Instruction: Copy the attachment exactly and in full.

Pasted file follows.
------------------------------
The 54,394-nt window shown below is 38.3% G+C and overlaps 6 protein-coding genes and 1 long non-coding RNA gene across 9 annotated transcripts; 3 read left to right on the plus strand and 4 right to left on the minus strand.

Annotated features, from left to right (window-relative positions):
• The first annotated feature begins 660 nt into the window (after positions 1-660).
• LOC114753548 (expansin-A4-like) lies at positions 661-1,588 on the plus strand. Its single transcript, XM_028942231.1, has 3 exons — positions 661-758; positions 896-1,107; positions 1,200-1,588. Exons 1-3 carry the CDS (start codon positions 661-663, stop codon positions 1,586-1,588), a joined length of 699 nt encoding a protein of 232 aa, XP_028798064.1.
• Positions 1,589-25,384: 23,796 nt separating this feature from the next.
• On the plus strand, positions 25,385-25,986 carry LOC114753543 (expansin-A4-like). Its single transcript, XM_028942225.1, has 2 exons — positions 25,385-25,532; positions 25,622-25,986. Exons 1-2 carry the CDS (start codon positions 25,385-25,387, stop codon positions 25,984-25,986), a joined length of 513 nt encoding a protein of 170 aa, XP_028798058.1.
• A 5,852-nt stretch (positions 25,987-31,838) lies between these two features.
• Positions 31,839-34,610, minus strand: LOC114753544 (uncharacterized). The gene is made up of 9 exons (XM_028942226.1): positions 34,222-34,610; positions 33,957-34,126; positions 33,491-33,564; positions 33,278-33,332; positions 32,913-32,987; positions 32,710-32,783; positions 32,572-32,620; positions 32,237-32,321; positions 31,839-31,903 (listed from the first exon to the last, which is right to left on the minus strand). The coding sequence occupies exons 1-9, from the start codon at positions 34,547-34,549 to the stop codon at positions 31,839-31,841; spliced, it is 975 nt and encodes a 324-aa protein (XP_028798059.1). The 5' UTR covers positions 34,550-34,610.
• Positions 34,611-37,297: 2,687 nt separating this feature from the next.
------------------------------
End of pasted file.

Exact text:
The 54,394-nt window shown below is 38.3% G+C and overlaps 6 protein-coding genes and 1 long non-coding RNA gene across 9 annotated transcripts; 3 read left to right on the plus strand and 4 right to left on the minus strand.

Annotated features, from left to right (window-relative positions):
• The first annotated feature begins 660 nt into the window (after positions 1-660).
• LOC114753548 (expansin-A4-like) lies at positions 661-1,588 on the plus strand. Its single transcript, XM_028942231.1, has 3 exons — positions 661-758; positions 896-1,107; positions 1,200-1,588. Exons 1-3 carry the CDS (start codon positions 661-663, stop codon positions 1,586-1,588), a joined length of 699 nt encoding a protein of 232 aa, XP_028798064.1.
• Positions 1,589-25,384: 23,796 nt separating this feature from the next.
• On the plus strand, positions 25,385-25,986 carry LOC114753543 (expansin-A4-like). Its single transcript, XM_028942225.1, has 2 exons — positions 25,385-25,532; positions 25,622-25,986. Exons 1-2 carry the CDS (start codon positions 25,385-25,387, stop codon positions 25,984-25,986), a joined length of 513 nt encoding a protein of 170 aa, XP_028798058.1.
• A 5,852-nt stretch (positions 25,987-31,838) lies between these two features.
• Positions 31,839-34,610, minus strand: LOC114753544 (uncharacterized). The gene is made up of 9 exons (XM_028942226.1): positions 34,222-34,610; positions 33,957-34,126; positions 33,491-33,564; positions 33,278-33,332; positions 32,913-32,987; positions 32,710-32,783; positions 32,572-32,620; positions 32,237-32,321; positions 31,839-31,903 (listed from the first exon to the last, which is right to left on the minus strand). The coding sequence occupies exons 1-9, from the start codon at positions 34,547-34,549 to the stop codon at positions 31,839-31,841; spliced, it is 975 nt and encodes a 324-aa protein (XP_028798059.1). The 5' UTR covers positions 34,550-34,610.
• Positions 34,611-37,297: 2,687 nt separating this feature from the next.